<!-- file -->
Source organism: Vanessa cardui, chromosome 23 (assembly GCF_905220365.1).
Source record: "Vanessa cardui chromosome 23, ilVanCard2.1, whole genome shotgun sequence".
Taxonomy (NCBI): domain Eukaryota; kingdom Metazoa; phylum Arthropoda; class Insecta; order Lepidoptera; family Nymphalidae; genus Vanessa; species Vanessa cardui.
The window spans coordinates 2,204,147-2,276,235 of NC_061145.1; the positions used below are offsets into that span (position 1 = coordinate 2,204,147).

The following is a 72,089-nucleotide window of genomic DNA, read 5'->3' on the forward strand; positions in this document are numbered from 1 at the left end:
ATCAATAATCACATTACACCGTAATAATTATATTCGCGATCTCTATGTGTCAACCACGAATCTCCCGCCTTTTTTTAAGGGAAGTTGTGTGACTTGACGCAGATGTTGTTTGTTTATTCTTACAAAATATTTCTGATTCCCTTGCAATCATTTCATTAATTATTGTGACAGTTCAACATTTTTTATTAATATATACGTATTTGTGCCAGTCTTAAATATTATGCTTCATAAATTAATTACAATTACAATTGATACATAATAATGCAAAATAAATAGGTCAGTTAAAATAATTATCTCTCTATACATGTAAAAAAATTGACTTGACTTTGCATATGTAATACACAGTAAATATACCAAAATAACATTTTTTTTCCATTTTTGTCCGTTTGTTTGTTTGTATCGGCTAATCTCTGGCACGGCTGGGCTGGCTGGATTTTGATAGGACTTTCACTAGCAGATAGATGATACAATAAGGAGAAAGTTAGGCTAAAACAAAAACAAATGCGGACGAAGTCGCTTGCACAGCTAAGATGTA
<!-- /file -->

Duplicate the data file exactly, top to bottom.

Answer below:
Source organism: Vanessa cardui, chromosome 23 (assembly GCF_905220365.1).
Source record: "Vanessa cardui chromosome 23, ilVanCard2.1, whole genome shotgun sequence".
Taxonomy (NCBI): domain Eukaryota; kingdom Metazoa; phylum Arthropoda; class Insecta; order Lepidoptera; family Nymphalidae; genus Vanessa; species Vanessa cardui.
The window spans coordinates 2,204,147-2,276,235 of NC_061145.1; the positions used below are offsets into that span (position 1 = coordinate 2,204,147).

The following is a 72,089-nucleotide window of genomic DNA, read 5'->3' on the forward strand; positions in this document are numbered from 1 at the left end:
ATCAATAATCACATTACACCGTAATAATTATATTCGCGATCTCTATGTGTCAACCACGAATCTCCCGCCTTTTTTTAAGGGAAGTTGTGTGACTTGACGCAGATGTTGTTTGTTTATTCTTACAAAATATTTCTGATTCCCTTGCAATCATTTCATTAATTATTGTGACAGTTCAACATTTTTTATTAATATATACGTATTTGTGCCAGTCTTAAATATTATGCTTCATAAATTAATTACAATTACAATTGATACATAATAATGCAAAATAAATAGGTCAGTTAAAATAATTATCTCTCTATACATGTAAAAAAATTGACTTGACTTTGCATATGTAATACACAGTAAATATACCAAAATAACATTTTTTTTCCATTTTTGTCCGTTTGTTTGTTTGTATCGGCTAATCTCTGGCACGGCTGGGCTGGCTGGATTTTGATAGGACTTTCACTAGCAGATAGATGATACAATAAGGAGAAAGTTAGGCTAAAACAAAAACAAATGCGGACGAAGTCGCTTGCACAGCTAAGATGTA